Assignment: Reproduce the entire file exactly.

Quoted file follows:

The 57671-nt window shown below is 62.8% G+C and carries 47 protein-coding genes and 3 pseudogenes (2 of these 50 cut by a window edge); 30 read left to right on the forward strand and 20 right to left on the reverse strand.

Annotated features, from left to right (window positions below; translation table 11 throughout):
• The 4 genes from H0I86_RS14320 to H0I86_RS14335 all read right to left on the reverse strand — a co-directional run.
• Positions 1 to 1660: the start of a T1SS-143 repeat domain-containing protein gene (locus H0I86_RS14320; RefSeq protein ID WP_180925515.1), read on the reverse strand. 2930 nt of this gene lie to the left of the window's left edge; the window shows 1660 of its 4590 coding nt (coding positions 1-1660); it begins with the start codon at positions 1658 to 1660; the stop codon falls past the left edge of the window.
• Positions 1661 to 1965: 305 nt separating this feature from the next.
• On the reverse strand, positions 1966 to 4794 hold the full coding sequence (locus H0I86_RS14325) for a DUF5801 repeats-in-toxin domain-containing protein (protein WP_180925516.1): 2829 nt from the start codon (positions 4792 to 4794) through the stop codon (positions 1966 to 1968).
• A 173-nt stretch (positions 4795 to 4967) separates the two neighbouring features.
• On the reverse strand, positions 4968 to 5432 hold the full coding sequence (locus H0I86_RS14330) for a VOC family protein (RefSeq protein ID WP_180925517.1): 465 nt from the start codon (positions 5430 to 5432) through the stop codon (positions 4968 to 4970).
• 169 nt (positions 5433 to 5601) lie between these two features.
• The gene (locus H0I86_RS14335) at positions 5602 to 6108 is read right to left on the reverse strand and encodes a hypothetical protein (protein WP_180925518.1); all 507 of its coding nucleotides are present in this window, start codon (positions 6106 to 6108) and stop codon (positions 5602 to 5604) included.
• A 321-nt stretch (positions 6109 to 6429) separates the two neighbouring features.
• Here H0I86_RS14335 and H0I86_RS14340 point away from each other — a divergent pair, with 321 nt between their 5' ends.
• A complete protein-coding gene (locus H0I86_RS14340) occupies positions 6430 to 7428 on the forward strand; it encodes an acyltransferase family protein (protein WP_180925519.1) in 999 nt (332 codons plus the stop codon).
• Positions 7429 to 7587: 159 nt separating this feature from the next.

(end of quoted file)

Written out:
The 57671-nt window shown below is 62.8% G+C and carries 47 protein-coding genes and 3 pseudogenes (2 of these 50 cut by a window edge); 30 read left to right on the forward strand and 20 right to left on the reverse strand.

Annotated features, from left to right (window positions below; translation table 11 throughout):
• The 4 genes from H0I86_RS14320 to H0I86_RS14335 all read right to left on the reverse strand — a co-directional run.
• Positions 1 to 1660: the start of a T1SS-143 repeat domain-containing protein gene (locus H0I86_RS14320; RefSeq protein ID WP_180925515.1), read on the reverse strand. 2930 nt of this gene lie to the left of the window's left edge; the window shows 1660 of its 4590 coding nt (coding positions 1-1660); it begins with the start codon at positions 1658 to 1660; the stop codon falls past the left edge of the window.
• Positions 1661 to 1965: 305 nt separating this feature from the next.
• On the reverse strand, positions 1966 to 4794 hold the full coding sequence (locus H0I86_RS14325) for a DUF5801 repeats-in-toxin domain-containing protein (protein WP_180925516.1): 2829 nt from the start codon (positions 4792 to 4794) through the stop codon (positions 1966 to 1968).
• A 173-nt stretch (positions 4795 to 4967) separates the two neighbouring features.
• On the reverse strand, positions 4968 to 5432 hold the full coding sequence (locus H0I86_RS14330) for a VOC family protein (RefSeq protein ID WP_180925517.1): 465 nt from the start codon (positions 5430 to 5432) through the stop codon (positions 4968 to 4970).
• 169 nt (positions 5433 to 5601) lie between these two features.
• The gene (locus H0I86_RS14335) at positions 5602 to 6108 is read right to left on the reverse strand and encodes a hypothetical protein (protein WP_180925518.1); all 507 of its coding nucleotides are present in this window, start codon (positions 6106 to 6108) and stop codon (positions 5602 to 5604) included.
• A 321-nt stretch (positions 6109 to 6429) separates the two neighbouring features.
• Here H0I86_RS14335 and H0I86_RS14340 point away from each other — a divergent pair, with 321 nt between their 5' ends.
• A complete protein-coding gene (locus H0I86_RS14340) occupies positions 6430 to 7428 on the forward strand; it encodes an acyltransferase family protein (protein WP_180925519.1) in 999 nt (332 codons plus the stop codon).
• Positions 7429 to 7587: 159 nt separating this feature from the next.